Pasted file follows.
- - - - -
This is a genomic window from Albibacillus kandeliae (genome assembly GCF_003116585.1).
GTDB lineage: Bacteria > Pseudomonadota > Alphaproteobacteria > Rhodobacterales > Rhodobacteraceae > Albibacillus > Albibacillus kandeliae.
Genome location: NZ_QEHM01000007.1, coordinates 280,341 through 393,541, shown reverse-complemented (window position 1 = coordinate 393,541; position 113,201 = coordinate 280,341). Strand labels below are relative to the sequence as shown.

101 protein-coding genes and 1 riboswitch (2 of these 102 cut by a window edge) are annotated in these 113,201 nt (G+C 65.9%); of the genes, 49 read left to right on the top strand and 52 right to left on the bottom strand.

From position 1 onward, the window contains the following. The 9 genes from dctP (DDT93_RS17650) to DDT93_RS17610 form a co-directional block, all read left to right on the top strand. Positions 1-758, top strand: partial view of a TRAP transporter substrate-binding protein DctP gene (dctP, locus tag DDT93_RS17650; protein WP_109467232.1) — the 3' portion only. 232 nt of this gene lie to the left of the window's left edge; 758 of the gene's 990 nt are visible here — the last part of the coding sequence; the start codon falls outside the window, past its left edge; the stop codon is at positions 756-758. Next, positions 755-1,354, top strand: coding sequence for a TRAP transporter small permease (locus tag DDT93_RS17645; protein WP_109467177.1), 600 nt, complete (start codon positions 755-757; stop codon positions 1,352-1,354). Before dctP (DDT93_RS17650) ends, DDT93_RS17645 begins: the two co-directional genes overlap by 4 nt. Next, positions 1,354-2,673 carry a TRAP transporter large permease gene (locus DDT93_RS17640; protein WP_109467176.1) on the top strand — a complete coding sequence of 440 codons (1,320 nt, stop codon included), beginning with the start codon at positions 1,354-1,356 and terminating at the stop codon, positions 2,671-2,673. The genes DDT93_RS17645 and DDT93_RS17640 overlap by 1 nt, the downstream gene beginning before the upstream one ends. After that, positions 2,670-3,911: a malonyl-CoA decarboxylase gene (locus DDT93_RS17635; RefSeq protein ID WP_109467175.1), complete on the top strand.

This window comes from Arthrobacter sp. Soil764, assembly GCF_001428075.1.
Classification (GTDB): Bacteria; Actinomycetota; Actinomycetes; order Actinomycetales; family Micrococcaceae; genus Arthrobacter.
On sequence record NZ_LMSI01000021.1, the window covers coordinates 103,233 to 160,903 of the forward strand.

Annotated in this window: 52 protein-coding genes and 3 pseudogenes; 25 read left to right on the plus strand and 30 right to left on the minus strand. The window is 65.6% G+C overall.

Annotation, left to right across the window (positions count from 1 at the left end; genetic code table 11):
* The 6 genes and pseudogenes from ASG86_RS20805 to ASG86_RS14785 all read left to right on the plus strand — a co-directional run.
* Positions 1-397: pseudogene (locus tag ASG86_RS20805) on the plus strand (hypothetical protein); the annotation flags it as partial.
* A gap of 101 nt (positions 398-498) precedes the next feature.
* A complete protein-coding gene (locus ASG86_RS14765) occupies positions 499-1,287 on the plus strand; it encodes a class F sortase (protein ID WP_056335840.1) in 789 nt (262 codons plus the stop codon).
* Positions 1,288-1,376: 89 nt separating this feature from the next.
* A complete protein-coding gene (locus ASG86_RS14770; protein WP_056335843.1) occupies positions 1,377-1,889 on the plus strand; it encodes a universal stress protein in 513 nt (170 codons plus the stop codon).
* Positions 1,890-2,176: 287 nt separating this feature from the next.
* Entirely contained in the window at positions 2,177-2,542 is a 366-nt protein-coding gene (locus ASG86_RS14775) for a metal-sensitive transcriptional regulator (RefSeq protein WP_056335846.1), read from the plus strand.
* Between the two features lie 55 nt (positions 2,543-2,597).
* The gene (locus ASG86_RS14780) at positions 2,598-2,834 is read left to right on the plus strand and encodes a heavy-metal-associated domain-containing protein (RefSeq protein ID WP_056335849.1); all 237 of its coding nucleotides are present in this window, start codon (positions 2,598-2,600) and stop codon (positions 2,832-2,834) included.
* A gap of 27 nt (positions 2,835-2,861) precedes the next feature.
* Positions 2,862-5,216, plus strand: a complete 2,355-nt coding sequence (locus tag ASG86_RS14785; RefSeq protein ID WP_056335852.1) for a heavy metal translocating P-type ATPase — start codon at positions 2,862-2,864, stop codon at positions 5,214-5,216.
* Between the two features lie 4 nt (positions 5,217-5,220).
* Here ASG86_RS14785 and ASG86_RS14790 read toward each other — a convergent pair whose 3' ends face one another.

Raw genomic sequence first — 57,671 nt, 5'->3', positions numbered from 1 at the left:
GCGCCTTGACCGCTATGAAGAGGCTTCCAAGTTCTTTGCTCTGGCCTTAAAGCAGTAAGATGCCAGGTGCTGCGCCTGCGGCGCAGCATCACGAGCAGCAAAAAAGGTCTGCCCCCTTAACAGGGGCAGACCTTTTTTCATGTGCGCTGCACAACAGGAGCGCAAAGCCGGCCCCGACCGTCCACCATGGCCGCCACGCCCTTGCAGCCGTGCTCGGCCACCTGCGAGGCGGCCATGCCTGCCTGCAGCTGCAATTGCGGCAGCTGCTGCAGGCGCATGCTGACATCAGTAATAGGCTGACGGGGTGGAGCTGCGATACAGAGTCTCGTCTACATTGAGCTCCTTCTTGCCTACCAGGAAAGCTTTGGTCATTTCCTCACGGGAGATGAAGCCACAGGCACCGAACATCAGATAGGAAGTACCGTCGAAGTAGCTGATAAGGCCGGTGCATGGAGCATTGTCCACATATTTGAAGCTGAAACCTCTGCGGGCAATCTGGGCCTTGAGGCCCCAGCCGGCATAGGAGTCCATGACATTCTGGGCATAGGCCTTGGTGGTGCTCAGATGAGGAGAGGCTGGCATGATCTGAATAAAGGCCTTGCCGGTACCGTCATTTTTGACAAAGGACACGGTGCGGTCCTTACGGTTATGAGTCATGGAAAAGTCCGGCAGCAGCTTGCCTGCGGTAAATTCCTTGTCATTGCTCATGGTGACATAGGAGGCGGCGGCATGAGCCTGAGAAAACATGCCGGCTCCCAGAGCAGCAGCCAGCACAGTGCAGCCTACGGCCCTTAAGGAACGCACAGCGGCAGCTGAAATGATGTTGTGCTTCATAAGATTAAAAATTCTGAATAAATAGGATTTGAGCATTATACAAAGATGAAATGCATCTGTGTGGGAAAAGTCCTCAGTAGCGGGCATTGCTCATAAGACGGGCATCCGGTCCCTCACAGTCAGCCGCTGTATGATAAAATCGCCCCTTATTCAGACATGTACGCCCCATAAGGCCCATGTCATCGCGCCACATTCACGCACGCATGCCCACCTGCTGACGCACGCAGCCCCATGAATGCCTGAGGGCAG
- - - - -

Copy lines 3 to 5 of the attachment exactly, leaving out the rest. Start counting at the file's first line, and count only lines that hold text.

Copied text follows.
Genome location: NZ_QEHM01000007.1, coordinates 280,341 through 393,541, shown reverse-complemented (window position 1 = coordinate 393,541; position 113,201 = coordinate 280,341). Strand labels below are relative to the sequence as shown.

101 protein-coding genes and 1 riboswitch (2 of these 102 cut by a window edge) are annotated in these 113,201 nt (G+C 65.9%); of the genes, 49 read left to right on the top strand and 52 right to left on the bottom strand.

From position 1 onward, the window contains the following. The 9 genes from dctP (DDT93_RS17650) to DDT93_RS17610 form a co-directional block, all read left to right on the top strand. Positions 1-758, top strand: partial view of a TRAP transporter substrate-binding protein DctP gene (dctP, locus tag DDT93_RS17650; protein WP_109467232.1) — the 3' portion only. 232 nt of this gene lie to the left of the window's left edge; 758 of the gene's 990 nt are visible here — the last part of the coding sequence; the start codon falls outside the window, past its left edge; the stop codon is at positions 756-758. Next, positions 755-1,354, top strand: coding sequence for a TRAP transporter small permease (locus tag DDT93_RS17645; protein WP_109467177.1), 600 nt, complete (start codon positions 755-757; stop codon positions 1,352-1,354). Before dctP (DDT93_RS17650) ends, DDT93_RS17645 begins: the two co-directional genes overlap by 4 nt. Next, positions 1,354-2,673 carry a TRAP transporter large permease gene (locus DDT93_RS17640; protein WP_109467176.1) on the top strand — a complete coding sequence of 440 codons (1,320 nt, stop codon included), beginning with the start codon at positions 1,354-1,356 and terminating at the stop codon, positions 2,671-2,673. The genes DDT93_RS17645 and DDT93_RS17640 overlap by 1 nt, the downstream gene beginning before the upstream one ends. After that, positions 2,670-3,911: a malonyl-CoA decarboxylase gene (locus DDT93_RS17635; RefSeq protein ID WP_109467175.1), complete on the top strand.